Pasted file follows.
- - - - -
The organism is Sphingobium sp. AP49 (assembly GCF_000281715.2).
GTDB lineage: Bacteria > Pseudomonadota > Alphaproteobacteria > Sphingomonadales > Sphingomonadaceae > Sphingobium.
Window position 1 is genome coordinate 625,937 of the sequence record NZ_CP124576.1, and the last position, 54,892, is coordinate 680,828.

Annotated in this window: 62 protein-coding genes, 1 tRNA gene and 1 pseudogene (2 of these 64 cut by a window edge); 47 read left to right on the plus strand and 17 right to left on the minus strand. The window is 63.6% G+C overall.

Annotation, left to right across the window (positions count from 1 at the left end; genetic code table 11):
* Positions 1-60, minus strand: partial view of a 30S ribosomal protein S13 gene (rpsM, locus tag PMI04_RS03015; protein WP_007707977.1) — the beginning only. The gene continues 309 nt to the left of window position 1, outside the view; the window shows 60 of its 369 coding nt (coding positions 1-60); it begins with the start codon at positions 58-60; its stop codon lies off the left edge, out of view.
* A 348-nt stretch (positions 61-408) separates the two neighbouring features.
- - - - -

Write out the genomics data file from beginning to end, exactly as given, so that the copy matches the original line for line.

The organism is Sphingobium sp. AP49 (assembly GCF_000281715.2).
GTDB lineage: Bacteria > Pseudomonadota > Alphaproteobacteria > Sphingomonadales > Sphingomonadaceae > Sphingobium.
Window position 1 is genome coordinate 625,937 of the sequence record NZ_CP124576.1, and the last position, 54,892, is coordinate 680,828.

Annotated in this window: 62 protein-coding genes, 1 tRNA gene and 1 pseudogene (2 of these 64 cut by a window edge); 47 read left to right on the plus strand and 17 right to left on the minus strand. The window is 63.6% G+C overall.

Annotation, left to right across the window (positions count from 1 at the left end; genetic code table 11):
* Positions 1-60, minus strand: partial view of a 30S ribosomal protein S13 gene (rpsM, locus tag PMI04_RS03015; protein WP_007707977.1) — the beginning only. The gene continues 309 nt to the left of window position 1, outside the view; the window shows 60 of its 369 coding nt (coding positions 1-60); it begins with the start codon at positions 58-60; its stop codon lies off the left edge, out of view.
* A 348-nt stretch (positions 61-408) separates the two neighbouring features.